Through Art, for Art

Through Art, for Art

Artists raise funds for Mahatma Gandhi’s statue at Parliament Square, London.

(From left) Works by Seema Kohli; MF Husain; Paresh Maity capture Gandhi’s philosophy of truth, love and compassion.
 Works by Seema Kohli; MF Husain; Paresh Maity capture Gandhi’s philosophy of truth, love and compassion.

MF Husain’s Mother, a serigraph of a mother and a child, stands true to Mahatma Gandhi’s philosophy of compassion. Another painting titled Babuji by artist Paresh Maity, has motifs associated with Gandhi — the charka and birds flying — around his portrait. Maity calls this project, “through art, for art”, where over 28 renowned Indian artists will raise money for the 9-feet tall bronze statue of Mahatma Gandhi in Parliament Square in London. A exhibition-cum-sale titled “Mahatma” at the British High Commissioner’s residence in Delhi today, is a fundraiser for the first statue of an Indian — someone who was not a Prime Minister or a President — in Parliament Square.

Created by British sculptor Philip Jackson, the statue has to be funded entirely by donations and is estimated at one million pounds. The show focuses on Gandhi and his philosophy through 30 works. Sunaina Anand, Director of Art Alive Gallery, who has curated this special show, says, “Gandhiji is a world figure, a philosophy and an idol, whom everyone across the world idolises. It is a proud moment for Indians, to see our leaders being honoured worldwide and is an inspiration to many.”

Lord Meghnad Desai, who started the Gandhi Statue Memorial Trust to raise money for the sculpture, says, “The Parliament Square is clearly a place where India deserves a statue. Gandhi came to London before he turned 19 and trained as a barrister; he spent time there as a student. In fact, he kept coming back from South Africa to fight cases for Indian immigrants, which had to be fought in London at that time. It is a wonderful gesture of the 28 artists who have taken time out of their busy schedules, and have made creations based on Gandhi.”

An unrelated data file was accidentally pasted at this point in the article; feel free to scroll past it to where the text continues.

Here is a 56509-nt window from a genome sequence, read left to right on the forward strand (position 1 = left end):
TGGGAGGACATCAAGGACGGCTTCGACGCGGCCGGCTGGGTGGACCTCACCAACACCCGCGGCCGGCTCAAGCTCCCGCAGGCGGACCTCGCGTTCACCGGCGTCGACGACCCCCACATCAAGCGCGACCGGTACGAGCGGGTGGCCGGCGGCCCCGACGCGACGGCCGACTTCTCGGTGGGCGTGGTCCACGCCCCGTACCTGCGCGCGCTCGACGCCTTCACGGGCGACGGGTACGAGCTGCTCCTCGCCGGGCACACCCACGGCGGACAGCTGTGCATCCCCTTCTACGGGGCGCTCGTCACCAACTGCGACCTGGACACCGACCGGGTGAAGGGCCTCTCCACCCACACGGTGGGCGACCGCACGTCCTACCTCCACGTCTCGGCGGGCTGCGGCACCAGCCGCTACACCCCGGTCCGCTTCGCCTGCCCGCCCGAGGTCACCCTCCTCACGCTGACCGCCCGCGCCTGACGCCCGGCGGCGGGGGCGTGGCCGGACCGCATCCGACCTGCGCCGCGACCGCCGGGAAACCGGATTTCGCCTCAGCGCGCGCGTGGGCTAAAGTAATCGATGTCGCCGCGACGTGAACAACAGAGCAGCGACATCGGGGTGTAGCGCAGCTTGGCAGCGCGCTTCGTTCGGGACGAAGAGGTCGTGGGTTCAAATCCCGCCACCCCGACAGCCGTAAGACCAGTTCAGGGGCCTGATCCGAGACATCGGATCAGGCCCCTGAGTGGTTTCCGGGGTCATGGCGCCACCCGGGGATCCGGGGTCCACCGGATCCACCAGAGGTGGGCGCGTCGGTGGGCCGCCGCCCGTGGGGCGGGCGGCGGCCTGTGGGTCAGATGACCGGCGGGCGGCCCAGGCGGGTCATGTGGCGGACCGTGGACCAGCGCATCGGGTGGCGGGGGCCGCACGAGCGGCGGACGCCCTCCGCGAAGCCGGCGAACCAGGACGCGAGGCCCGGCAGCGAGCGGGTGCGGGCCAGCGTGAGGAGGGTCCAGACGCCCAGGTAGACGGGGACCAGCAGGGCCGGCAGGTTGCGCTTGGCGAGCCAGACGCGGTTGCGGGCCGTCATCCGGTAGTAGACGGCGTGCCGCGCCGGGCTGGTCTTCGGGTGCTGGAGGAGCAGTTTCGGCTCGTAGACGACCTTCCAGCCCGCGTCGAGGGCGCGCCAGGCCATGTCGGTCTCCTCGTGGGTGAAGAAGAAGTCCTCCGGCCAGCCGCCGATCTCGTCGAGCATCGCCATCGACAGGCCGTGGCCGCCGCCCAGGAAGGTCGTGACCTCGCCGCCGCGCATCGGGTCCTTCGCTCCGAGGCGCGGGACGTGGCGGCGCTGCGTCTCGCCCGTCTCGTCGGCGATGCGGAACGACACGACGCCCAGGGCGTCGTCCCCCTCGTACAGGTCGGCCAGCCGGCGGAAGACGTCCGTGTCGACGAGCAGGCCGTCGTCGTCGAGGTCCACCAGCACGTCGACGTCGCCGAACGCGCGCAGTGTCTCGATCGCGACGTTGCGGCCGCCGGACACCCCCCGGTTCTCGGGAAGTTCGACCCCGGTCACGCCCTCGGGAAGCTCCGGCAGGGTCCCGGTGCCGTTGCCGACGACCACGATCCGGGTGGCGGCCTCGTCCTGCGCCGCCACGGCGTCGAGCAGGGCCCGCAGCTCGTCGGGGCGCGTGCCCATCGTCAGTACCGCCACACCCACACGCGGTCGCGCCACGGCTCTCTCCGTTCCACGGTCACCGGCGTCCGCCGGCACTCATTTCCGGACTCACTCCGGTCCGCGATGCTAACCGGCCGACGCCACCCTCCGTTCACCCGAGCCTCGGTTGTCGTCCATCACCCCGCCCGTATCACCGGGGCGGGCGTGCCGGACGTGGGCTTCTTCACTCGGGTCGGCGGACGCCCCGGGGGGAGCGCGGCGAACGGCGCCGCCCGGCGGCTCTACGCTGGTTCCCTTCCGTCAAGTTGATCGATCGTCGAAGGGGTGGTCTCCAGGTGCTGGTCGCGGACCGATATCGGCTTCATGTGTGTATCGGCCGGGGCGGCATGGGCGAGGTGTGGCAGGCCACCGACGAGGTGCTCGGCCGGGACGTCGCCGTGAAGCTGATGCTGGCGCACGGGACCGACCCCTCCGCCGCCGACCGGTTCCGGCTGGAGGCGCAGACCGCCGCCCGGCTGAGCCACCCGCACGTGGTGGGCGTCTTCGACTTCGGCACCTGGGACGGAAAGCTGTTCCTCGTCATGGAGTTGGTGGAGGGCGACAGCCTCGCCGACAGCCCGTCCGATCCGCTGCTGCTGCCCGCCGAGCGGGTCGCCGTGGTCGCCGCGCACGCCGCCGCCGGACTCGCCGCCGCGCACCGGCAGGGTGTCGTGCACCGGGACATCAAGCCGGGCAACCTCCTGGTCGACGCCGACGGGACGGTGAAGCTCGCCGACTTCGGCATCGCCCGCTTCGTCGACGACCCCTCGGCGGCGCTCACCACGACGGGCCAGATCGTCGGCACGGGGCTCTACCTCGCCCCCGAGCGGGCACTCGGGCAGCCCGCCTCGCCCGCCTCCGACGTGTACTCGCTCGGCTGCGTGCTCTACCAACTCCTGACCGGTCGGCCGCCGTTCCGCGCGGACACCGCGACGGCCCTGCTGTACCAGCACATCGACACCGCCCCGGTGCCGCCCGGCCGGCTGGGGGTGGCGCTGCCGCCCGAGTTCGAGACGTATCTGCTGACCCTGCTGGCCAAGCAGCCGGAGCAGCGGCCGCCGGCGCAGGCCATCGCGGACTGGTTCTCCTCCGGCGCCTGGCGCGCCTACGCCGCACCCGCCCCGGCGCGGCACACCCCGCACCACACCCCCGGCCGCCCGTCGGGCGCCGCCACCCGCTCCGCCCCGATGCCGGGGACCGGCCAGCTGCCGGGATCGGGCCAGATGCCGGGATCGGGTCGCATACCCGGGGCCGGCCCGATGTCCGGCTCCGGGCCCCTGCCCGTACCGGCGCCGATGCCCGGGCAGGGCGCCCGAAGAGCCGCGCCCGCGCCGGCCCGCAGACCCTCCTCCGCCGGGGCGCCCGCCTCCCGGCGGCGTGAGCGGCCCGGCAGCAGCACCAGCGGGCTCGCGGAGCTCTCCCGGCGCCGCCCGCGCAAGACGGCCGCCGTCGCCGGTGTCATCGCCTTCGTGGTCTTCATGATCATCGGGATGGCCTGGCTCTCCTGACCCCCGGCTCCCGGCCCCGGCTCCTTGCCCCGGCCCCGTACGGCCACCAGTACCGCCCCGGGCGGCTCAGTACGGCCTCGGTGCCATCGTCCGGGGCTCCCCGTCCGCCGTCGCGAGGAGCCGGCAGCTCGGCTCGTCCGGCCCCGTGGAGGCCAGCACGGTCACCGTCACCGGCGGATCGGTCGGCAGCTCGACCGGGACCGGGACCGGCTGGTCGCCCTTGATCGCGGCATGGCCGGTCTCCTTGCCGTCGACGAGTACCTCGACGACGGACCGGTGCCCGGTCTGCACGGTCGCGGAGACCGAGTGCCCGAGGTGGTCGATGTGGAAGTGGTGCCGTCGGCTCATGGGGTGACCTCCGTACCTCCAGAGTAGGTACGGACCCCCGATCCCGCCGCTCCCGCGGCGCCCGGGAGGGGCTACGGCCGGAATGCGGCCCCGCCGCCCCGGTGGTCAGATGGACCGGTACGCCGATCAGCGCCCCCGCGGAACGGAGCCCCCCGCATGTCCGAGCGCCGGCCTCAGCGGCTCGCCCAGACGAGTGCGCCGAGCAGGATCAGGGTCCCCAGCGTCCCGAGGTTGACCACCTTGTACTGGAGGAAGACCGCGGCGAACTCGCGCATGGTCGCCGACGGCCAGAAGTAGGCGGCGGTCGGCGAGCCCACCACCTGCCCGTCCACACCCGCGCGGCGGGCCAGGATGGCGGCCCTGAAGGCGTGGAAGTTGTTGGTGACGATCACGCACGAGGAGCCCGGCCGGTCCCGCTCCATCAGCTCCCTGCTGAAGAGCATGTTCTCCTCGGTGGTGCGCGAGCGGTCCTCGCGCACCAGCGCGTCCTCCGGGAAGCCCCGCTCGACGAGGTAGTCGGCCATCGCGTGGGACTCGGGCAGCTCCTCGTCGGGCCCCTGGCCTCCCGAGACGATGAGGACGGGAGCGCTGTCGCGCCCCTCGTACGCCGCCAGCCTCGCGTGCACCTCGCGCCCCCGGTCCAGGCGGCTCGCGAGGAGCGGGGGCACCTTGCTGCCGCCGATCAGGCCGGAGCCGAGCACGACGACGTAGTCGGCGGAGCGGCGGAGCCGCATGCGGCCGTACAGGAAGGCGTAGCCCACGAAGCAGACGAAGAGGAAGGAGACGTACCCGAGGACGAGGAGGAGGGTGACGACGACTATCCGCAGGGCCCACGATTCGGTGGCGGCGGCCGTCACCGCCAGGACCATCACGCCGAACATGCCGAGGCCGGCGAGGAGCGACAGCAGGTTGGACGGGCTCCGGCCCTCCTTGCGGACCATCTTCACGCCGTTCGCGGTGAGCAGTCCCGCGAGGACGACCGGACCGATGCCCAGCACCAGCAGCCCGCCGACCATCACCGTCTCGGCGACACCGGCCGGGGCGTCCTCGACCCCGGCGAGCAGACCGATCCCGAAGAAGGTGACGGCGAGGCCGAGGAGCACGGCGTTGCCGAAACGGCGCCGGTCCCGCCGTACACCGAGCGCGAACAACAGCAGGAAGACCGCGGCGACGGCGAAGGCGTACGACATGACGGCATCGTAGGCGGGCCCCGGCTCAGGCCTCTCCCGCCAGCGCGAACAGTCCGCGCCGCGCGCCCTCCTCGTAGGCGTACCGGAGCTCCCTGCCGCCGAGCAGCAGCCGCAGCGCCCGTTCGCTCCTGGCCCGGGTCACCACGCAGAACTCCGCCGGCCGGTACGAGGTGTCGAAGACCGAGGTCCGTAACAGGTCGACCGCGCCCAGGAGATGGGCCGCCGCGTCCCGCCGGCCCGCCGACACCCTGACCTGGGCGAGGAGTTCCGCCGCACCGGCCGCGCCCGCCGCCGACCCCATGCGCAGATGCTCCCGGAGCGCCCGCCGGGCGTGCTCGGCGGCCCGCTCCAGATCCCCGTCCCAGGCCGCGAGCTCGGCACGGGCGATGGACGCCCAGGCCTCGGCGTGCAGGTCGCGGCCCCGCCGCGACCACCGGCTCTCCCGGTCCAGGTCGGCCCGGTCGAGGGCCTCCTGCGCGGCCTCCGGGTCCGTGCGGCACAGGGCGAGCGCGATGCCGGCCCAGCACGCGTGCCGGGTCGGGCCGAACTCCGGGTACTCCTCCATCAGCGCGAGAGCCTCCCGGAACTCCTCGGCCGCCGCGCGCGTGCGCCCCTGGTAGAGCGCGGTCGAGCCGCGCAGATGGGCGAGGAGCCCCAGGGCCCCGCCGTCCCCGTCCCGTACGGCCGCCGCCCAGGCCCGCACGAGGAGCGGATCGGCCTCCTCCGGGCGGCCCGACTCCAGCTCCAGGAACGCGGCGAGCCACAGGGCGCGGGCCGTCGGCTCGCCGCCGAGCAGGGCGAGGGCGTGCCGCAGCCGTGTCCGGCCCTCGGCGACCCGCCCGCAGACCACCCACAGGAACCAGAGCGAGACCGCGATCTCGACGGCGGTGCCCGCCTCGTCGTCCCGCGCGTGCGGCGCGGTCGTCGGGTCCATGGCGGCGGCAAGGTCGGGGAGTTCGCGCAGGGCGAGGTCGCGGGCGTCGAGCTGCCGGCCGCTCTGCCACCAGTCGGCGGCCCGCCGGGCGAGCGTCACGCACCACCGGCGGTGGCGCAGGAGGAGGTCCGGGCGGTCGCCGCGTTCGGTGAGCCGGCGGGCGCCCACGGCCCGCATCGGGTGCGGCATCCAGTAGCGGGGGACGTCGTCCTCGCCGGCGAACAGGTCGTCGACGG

Fifty-four year-old Seema Kohli’s untitled mixed media on canvas, tells the tale of a woman, with long curly locks, dancing in joy with her arms raised freely in the air, who almost appears holding the sun in one hand. “I have used no imagery of Gandhi or his props. I have tried to put his ideals of liberation and the journey of truth visually. The sun is one of the representations of truth, as it has been there forever.”

The other artists who have contributed to this project include Jogen Chowdhury, Manu Parekh, Arpana Caur, K S Radhakrishnan, Atul Dodiya, Sanjay Bhattacharya, Jagannath Panda, Jayasri Burman, B.Manjunath Kamath, Veer Munshi, Seema Kohli and Parthiv Shah.
The artworks can be viewed and bought online at and It will move to Art Alive Gallery and will be on display from December 17 to 19.